Ringworm is a fungal infection of the skin. Despite its name, it has nothing at all to do with worms. The fungal infection may appear on the skin, nails, hands, feet, or scalp.
Ringworm is caused by microscopic skin fungi that live on the outer layer of the skin. You can get ringworm from direct skin-to-skin contact with infected people or pets. It is also transmitted by sharing hats and personal hair grooming items, and through contact with locker room floors, shower stalls, seats, or clothing used by an infected person.
Ringworm is more common in children 12 years of age or younger.
Factors that may increase your chances of ringworm:
- Contact with surfaces, clothing, or personal grooming items used by an infected person
- Skin-to-skin contact with an infected person or pet
- Spending time in nurseries, schools, daycare centers, or locker rooms
When ringworm appears on the skin, it makes circular, reddish patches with raised borders. Eventually, the patches grow larger, and the centers of the patches turn clear, giving a ring-like appearance.
Symptoms of ringworm on other parts of the body vary, for example:
tinea capitis—begins with small bumps on the head that grow larger and form a circular pattern
- Hair may become brittle and break, forming scaly, hairless patches.
- Hands, tinea manus—affects the palms and spaces between the fingers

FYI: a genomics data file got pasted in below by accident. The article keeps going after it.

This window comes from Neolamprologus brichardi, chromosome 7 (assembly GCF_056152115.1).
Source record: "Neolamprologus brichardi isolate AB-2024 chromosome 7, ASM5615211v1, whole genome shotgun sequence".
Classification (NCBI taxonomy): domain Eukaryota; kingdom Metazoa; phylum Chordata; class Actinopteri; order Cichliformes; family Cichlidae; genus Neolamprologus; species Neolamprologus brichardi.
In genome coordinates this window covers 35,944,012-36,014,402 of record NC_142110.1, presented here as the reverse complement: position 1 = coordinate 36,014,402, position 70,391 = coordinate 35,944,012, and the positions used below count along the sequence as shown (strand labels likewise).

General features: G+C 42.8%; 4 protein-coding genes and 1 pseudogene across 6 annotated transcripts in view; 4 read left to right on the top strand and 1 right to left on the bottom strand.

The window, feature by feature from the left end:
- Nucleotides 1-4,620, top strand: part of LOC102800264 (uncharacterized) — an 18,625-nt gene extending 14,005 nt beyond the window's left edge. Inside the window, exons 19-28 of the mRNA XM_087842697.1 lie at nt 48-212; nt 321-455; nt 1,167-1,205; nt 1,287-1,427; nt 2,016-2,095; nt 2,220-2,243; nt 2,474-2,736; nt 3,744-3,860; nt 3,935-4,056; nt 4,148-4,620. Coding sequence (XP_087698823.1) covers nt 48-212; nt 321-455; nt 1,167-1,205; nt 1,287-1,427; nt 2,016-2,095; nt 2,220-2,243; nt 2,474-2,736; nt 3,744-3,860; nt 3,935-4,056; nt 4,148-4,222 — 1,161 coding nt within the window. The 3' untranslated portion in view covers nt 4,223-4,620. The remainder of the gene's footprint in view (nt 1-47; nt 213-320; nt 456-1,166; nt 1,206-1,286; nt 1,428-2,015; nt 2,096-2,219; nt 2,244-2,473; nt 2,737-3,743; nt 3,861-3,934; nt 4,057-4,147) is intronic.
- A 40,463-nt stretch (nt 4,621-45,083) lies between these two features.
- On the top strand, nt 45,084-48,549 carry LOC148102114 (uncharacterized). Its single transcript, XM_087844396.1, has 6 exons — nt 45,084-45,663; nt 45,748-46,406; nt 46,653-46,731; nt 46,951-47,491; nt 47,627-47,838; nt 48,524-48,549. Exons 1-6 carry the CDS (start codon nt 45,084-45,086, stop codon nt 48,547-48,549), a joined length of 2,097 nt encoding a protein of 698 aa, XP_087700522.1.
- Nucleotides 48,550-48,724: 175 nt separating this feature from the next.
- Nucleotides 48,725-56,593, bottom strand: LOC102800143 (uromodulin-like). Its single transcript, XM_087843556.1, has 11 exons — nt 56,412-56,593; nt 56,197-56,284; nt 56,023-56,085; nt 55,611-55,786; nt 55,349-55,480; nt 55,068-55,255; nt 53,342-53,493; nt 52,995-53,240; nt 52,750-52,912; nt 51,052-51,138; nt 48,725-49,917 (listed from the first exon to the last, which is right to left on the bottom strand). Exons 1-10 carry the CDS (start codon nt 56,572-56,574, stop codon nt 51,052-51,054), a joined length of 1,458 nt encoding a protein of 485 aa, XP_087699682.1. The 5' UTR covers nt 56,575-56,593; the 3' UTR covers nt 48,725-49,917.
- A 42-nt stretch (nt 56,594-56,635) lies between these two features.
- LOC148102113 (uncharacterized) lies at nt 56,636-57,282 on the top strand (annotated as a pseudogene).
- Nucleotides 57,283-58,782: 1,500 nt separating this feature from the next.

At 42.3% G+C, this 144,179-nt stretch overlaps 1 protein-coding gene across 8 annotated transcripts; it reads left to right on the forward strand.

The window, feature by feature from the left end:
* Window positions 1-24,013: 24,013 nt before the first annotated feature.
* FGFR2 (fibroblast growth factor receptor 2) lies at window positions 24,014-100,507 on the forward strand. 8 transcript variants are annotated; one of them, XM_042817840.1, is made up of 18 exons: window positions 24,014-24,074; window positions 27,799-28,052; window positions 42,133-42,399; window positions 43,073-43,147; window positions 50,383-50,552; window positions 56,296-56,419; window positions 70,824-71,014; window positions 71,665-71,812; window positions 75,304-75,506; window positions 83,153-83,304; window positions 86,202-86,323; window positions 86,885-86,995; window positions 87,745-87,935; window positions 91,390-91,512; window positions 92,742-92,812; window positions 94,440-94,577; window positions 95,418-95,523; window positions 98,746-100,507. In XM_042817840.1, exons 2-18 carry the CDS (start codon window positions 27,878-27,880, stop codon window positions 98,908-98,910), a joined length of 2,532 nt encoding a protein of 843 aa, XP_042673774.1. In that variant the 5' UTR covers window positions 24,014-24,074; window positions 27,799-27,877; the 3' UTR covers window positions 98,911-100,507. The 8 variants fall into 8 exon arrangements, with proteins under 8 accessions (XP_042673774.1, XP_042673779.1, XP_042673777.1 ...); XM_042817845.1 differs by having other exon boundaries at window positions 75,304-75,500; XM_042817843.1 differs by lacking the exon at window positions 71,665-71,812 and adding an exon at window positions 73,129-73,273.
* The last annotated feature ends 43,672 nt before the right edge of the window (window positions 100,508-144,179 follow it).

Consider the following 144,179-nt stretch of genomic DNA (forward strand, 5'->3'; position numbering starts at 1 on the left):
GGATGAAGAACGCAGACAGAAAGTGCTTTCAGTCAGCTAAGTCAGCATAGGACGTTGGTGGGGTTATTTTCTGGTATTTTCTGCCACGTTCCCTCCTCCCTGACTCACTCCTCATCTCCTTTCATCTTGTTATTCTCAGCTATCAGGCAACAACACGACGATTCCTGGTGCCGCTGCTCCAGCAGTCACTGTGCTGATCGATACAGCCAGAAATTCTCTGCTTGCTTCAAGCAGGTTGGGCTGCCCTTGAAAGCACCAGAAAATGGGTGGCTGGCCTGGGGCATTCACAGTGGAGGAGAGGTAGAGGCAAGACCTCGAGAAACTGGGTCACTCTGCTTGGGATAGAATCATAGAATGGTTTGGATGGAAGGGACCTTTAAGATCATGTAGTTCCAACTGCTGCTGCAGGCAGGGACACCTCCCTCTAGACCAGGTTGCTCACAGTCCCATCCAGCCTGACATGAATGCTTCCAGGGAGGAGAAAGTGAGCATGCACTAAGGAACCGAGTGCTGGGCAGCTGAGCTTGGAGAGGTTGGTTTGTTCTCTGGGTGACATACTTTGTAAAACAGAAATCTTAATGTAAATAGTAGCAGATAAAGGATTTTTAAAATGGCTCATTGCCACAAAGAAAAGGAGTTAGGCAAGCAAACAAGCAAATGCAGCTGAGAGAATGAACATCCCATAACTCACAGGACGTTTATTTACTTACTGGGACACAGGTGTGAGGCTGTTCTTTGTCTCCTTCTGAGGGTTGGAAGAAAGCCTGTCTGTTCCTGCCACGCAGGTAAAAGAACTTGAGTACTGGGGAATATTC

- Feet, tinea pedis or athlete's foot—may cause scaling between the toes, or thickening and scaling on the heels or soles
- Nails, tinea unguium —causes fingernails and toenails to become yellow, thick, and crumbly
- Groin, tinea cruris or jock itch—causes a chafed, reddish, itchy, sometimes painful rash around the groin
- Body, tinea corporis—produces flat, scaly, round spots on the skin
- Face, tinea faciei—produces red, scaly patches on the face
Ringworm symptoms on the body usually appear 4-10 days after exposure. Scalp symptoms will appear in 10-14 days.
You will be asked about your symptoms and medical history. A skin examination will be done. Ringworm is often easily diagnosed by appearance. However, symptoms may be similar to other conditions. A sample of the affected area may be taken for testing.
Treatment can be taken by mouth or applied to the skin:
This type of treatment is used for ringworm of the skin or body. It includes antifungal creams and powders. It usually takes at least 2 weeks for the ringworm to clear. After ringworm clears, treatment is usually continued for at least 2 more weeks.
For ringworm involving the body, hands, or feet, nonprescription treatment is highly effective.
Some medications are more effective than others.
This type of treatment is used for ringworm of the nails and scalp. Early treatment for scalp ringworm is important to prevent permanent hair loss. A culture or other test may be given to get an accurate diagnosis before beginning this kind of treatment. Prescription pills are given for:
- Scalp ringworm: 4-8 weeks, and occasionally longer
- Nail ringworm: 4-9 months, and occasionally longer
If you developed ringworm from your pet, your pet should be treated as well. Check with your pet's veterinarian for treatment procedures.
To help reduce your chances of ringworm:
- Avoid contact with any infected person, animal, surface, or object.
- Do not share personal hair grooming items, clothing, or shoes.
- Wear sandals in locker room areas.
- Avoid scratching during infection. This will prevent ringworm from spreading to other areas.
- Wear clothing that minimizes sweating and moisture build-up.
- Wear breathable shoes or sandals.
- Keep moisture-prone areas of the body clean and dry.
- Reviewer: EBSCO Medical Review Board David L. Horn, MD, FACP
- Review Date: 02/2018 -
- Update Date: 01/13/2014 -